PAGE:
CDC recommends preventative measures for carpal tunnel syndromeOctober 10, 2018
Carpal tunnel syndrome is an occupational injury of the hands and wrists that afflicts workers in Pennsylvania who perform repetitive or forceful tasks. A new report from the Centers for Disease Control and Prevention has identified some of the industries with the highest risks for this condition that compresses the median nerve within the carpal tunnel of the wrist. Symptoms include pain, numbness, weakness and tingling in the hands and wrists. Job duties that involve repetitive tasks, vibration or forceful use of hand tools raise the risks for workers.
An analysis of 139,336 probable and possible CTS cases by the CDC showed that textile workers in the fabric, finishing and coating industry had the highest rate of CTS. Apparel manufacturing came in as the second most common industry associated with CTS. Animal slaughtering and meat processing represented the industry with the third highest rates of the injury. Women had a greater chance of suffering from the condition; compared to men, women experienced CTS 3.3 times more often.
CDC researchers concluded that high-risk industries should take proactive steps to reduce these injuries. Ergonomic evaluations could spot awkward movements and educate workers about safer practices. Industries could also strive to provide better tools that improve hand and wrist position and require less physical force to operate.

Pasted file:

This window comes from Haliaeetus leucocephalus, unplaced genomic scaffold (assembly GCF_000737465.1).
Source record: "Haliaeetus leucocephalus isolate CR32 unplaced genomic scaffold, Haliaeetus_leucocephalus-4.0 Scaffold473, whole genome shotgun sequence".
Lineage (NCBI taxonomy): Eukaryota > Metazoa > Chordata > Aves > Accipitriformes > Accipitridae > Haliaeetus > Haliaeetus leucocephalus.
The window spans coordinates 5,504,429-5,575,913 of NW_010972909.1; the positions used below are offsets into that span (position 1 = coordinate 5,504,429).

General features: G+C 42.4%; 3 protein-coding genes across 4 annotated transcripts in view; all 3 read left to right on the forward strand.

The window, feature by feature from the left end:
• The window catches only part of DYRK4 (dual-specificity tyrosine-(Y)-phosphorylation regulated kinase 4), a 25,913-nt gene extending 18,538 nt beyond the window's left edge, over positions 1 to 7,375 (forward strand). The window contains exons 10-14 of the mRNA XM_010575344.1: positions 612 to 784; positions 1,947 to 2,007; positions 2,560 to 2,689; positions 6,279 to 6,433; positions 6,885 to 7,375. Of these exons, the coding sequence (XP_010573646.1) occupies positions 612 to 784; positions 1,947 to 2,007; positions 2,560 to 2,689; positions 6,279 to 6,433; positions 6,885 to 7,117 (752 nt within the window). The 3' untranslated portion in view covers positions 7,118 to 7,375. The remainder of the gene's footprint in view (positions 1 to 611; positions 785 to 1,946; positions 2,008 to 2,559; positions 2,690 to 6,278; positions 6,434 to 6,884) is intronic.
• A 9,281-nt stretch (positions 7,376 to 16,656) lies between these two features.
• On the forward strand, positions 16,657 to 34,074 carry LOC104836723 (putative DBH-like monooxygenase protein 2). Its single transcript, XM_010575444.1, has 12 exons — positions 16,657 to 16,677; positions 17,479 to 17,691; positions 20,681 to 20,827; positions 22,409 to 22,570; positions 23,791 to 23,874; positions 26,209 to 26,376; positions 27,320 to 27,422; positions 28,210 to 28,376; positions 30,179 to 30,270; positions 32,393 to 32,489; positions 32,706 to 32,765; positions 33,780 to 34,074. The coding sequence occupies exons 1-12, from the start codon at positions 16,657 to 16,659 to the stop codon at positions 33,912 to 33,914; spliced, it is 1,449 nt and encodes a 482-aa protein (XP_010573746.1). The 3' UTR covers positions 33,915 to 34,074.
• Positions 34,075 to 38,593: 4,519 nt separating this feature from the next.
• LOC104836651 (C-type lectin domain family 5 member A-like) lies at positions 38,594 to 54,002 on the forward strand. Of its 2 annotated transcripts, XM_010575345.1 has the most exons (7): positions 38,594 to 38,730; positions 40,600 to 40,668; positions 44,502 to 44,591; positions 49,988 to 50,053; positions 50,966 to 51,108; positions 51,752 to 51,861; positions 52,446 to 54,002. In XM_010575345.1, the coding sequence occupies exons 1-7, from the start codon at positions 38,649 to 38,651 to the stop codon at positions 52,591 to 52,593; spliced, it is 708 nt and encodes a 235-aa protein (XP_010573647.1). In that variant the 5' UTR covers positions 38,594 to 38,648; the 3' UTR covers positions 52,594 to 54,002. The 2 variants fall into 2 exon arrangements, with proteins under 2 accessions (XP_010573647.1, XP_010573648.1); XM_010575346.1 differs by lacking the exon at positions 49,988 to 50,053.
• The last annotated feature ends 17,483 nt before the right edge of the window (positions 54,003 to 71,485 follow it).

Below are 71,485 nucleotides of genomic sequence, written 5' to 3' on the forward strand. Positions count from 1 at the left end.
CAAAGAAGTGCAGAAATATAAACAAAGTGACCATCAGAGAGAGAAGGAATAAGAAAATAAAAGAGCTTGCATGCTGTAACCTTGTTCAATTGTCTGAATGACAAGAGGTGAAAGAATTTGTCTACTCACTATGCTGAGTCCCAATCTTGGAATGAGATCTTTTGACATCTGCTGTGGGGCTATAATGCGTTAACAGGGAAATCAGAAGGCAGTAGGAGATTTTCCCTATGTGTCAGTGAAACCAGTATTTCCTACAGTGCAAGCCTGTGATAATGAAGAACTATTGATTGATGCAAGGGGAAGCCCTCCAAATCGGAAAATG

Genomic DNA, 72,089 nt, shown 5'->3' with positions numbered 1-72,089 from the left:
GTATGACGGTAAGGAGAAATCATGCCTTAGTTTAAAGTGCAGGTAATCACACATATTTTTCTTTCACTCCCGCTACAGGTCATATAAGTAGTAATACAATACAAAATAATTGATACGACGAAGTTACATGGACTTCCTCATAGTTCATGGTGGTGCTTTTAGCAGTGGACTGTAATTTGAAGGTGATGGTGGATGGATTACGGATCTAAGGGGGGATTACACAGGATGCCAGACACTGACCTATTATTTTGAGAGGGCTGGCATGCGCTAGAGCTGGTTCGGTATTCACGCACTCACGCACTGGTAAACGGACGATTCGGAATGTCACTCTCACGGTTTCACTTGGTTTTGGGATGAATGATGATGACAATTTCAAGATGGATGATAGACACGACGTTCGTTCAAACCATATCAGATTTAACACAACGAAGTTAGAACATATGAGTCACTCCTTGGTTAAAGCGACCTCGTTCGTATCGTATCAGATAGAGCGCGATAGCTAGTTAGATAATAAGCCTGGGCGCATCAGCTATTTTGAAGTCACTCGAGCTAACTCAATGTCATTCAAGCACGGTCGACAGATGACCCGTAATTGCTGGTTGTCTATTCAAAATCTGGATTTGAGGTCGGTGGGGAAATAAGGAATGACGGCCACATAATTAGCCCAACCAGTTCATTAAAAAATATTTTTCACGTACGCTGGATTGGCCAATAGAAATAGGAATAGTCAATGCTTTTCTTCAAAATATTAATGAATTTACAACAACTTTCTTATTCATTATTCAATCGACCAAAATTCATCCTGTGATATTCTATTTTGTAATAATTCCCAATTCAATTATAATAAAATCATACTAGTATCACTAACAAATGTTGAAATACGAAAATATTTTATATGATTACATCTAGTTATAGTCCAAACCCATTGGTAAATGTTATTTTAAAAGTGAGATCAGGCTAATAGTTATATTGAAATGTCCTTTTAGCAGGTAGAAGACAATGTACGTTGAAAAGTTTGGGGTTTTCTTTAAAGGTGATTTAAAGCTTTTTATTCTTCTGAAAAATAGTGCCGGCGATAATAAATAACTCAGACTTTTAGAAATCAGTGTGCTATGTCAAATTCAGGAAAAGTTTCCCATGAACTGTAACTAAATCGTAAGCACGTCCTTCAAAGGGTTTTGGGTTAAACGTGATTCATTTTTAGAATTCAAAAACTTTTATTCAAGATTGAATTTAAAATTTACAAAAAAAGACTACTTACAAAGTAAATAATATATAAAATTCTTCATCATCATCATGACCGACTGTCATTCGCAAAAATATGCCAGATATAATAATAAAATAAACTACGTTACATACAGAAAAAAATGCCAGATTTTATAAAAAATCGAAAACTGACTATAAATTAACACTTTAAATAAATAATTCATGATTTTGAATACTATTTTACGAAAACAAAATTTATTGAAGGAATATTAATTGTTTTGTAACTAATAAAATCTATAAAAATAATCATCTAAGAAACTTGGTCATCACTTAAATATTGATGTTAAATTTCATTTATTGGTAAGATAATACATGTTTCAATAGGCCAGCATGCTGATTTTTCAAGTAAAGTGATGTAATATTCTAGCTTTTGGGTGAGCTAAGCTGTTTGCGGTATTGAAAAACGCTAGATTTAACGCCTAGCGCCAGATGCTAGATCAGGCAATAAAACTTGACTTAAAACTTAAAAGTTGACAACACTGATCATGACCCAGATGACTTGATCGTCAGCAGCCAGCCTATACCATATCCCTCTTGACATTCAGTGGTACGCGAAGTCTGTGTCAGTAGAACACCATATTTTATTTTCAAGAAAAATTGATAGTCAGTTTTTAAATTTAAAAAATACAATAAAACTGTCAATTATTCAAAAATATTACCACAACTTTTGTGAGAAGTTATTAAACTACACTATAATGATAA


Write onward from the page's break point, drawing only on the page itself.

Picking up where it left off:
When workplace injuries happen, the injured workers are supposed to receive workers’ compensation benefits. CTS, however, does not arise from a specific accident, and a worker suffering from a repetitive motion injury that builds up over time might have an employer reject the injury report. The representation of an attorney might help a person push back against obstruction at work and collect benefits for medical care and lost pay. An attorney may assist with insurance paperwork or even file a lawsuit in a contentious case.